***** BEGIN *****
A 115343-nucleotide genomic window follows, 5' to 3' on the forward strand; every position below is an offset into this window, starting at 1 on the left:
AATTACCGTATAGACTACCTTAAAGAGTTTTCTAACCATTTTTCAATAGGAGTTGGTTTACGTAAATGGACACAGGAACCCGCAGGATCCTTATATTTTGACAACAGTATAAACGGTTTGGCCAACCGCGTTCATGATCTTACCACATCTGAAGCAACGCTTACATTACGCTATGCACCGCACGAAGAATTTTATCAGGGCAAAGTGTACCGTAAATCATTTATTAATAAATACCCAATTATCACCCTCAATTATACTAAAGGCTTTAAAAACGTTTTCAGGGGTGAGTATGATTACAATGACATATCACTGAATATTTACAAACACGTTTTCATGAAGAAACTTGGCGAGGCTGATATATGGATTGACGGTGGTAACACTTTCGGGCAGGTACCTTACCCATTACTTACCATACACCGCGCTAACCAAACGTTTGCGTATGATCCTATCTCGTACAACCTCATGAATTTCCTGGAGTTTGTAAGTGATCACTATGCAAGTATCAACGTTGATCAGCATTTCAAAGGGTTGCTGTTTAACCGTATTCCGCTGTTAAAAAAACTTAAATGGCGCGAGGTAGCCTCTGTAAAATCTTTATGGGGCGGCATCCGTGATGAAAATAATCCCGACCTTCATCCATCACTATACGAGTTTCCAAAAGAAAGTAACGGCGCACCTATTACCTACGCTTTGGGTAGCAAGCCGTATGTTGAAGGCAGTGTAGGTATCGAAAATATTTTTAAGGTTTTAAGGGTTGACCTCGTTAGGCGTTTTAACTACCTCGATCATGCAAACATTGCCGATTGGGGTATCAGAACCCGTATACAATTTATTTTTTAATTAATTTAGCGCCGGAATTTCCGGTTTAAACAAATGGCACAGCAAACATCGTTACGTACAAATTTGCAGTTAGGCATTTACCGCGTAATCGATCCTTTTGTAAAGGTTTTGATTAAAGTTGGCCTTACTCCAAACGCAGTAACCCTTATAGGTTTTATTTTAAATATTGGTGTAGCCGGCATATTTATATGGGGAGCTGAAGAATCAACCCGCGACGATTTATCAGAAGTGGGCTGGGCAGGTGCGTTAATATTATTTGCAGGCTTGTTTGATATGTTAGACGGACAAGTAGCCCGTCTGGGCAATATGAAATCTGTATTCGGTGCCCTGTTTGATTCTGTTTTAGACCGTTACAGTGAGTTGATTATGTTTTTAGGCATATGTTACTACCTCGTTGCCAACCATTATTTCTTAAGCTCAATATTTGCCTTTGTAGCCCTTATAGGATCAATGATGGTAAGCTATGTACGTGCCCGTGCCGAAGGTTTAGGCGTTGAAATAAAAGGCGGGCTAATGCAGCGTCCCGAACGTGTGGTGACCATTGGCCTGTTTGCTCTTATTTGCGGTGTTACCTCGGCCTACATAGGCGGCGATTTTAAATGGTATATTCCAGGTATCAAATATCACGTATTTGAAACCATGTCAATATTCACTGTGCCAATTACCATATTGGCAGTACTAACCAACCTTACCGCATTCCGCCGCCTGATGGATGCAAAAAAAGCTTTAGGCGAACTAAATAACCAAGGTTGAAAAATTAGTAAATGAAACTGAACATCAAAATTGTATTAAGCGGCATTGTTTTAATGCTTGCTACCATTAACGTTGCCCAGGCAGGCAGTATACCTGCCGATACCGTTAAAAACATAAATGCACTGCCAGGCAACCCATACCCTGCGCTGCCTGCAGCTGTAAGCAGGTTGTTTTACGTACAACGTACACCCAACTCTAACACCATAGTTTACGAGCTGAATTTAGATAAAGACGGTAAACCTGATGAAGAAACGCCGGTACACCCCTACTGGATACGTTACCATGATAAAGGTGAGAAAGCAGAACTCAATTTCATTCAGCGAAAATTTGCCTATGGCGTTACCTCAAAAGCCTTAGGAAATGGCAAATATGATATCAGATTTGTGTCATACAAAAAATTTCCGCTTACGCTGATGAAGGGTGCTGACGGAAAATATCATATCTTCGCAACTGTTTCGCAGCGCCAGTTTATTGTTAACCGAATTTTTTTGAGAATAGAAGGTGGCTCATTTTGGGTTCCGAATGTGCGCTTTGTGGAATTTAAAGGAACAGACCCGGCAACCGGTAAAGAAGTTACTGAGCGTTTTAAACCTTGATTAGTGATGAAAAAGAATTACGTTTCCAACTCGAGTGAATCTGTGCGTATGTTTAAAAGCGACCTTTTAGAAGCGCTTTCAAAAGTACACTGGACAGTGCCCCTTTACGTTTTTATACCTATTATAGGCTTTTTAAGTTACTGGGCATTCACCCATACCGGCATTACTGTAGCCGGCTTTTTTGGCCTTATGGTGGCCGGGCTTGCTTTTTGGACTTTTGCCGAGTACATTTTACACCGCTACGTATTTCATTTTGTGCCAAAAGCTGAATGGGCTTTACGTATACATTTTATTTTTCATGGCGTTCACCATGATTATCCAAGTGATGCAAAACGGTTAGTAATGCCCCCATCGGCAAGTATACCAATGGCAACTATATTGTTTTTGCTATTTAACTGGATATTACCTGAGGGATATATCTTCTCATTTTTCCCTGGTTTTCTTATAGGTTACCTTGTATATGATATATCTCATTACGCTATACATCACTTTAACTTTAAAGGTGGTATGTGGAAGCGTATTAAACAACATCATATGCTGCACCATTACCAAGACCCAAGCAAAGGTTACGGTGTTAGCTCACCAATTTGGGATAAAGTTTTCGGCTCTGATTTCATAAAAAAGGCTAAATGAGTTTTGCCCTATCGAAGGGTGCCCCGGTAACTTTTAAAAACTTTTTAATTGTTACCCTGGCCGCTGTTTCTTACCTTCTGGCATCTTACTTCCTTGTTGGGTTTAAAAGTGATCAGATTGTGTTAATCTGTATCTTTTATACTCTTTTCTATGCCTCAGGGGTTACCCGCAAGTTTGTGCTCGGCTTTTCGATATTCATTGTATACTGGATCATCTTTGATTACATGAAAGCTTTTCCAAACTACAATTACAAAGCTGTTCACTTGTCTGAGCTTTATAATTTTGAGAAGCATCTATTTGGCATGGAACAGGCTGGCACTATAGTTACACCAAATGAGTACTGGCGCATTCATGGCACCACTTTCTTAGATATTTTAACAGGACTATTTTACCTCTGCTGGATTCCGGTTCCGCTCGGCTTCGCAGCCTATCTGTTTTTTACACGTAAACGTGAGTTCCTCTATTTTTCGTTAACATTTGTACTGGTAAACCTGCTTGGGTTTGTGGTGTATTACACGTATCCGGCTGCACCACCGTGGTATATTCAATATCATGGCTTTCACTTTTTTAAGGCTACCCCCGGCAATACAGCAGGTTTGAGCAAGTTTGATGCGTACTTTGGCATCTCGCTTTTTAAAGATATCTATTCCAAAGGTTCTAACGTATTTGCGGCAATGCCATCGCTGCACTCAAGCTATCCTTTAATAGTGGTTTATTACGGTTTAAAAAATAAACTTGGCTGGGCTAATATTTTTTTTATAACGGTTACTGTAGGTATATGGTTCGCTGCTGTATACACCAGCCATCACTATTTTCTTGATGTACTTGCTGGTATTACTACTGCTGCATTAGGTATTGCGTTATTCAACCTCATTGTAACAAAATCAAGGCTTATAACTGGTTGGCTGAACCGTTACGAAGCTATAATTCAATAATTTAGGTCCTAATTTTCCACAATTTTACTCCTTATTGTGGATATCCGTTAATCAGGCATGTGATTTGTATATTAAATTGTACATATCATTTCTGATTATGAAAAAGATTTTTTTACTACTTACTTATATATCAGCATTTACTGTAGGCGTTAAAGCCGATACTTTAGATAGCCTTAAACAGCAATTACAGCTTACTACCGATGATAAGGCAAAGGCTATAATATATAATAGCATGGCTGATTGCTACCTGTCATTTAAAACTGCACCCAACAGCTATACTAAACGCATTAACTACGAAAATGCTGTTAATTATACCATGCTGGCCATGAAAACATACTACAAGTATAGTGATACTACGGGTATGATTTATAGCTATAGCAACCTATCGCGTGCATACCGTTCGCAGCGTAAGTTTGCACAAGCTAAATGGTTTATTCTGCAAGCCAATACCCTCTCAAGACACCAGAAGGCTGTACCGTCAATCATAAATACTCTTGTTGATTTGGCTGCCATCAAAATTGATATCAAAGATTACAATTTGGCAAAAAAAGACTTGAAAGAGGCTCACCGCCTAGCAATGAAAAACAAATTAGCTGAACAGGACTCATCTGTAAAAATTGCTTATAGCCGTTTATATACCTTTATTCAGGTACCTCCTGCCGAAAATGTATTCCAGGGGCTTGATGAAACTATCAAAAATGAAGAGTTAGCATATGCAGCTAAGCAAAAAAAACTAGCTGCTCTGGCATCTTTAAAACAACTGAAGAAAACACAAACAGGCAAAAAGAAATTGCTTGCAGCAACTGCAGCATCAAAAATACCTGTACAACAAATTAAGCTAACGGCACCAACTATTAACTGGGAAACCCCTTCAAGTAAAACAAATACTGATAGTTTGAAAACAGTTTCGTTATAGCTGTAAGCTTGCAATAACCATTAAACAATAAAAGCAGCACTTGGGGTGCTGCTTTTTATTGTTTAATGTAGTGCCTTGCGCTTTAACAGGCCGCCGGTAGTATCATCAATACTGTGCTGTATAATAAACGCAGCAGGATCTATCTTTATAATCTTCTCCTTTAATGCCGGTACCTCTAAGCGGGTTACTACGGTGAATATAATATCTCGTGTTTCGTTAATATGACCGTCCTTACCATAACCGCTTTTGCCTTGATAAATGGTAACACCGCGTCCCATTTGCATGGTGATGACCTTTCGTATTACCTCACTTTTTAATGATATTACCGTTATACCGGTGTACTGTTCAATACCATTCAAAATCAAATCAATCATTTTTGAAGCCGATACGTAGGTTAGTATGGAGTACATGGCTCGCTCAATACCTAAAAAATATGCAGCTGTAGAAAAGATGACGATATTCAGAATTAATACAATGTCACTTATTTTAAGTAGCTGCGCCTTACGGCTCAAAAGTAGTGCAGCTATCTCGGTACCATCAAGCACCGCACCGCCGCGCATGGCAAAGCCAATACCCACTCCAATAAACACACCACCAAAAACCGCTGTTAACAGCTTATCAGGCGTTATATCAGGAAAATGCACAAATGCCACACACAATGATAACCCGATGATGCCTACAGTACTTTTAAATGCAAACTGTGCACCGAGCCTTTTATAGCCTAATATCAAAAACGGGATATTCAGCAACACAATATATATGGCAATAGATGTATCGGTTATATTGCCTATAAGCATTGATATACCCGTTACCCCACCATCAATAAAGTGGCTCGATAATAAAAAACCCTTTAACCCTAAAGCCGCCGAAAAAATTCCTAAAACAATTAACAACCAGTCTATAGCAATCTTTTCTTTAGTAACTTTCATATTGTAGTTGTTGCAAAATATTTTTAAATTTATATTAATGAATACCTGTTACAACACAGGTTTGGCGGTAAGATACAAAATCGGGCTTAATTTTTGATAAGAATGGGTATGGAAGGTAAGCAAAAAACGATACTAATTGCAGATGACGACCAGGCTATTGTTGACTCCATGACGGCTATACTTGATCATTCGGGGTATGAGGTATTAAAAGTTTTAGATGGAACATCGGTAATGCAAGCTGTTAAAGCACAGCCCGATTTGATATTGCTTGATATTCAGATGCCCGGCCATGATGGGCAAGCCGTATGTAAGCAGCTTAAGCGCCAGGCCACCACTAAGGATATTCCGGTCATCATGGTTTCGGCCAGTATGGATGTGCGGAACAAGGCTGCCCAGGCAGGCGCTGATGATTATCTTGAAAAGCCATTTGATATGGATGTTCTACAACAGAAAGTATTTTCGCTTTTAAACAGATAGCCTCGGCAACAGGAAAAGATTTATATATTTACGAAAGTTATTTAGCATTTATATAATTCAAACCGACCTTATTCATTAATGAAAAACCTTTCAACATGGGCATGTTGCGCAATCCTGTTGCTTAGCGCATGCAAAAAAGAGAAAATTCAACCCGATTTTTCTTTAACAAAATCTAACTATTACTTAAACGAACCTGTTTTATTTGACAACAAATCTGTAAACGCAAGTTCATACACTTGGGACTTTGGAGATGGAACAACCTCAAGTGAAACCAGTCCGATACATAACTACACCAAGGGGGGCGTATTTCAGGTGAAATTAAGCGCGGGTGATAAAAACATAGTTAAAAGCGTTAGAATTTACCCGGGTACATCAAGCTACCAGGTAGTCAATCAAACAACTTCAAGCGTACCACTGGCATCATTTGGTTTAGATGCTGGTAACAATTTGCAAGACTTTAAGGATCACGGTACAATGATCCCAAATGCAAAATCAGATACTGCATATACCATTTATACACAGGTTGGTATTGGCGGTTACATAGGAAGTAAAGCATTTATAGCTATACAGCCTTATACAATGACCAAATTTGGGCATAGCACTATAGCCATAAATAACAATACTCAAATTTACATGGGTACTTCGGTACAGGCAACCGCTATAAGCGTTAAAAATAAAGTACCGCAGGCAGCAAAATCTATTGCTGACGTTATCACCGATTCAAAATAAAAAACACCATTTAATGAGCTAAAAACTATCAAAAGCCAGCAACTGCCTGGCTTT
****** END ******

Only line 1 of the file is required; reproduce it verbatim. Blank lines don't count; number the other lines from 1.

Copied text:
A 115343-nucleotide genomic window follows, 5' to 3' on the forward strand; every position below is an offset into this window, starting at 1 on the left: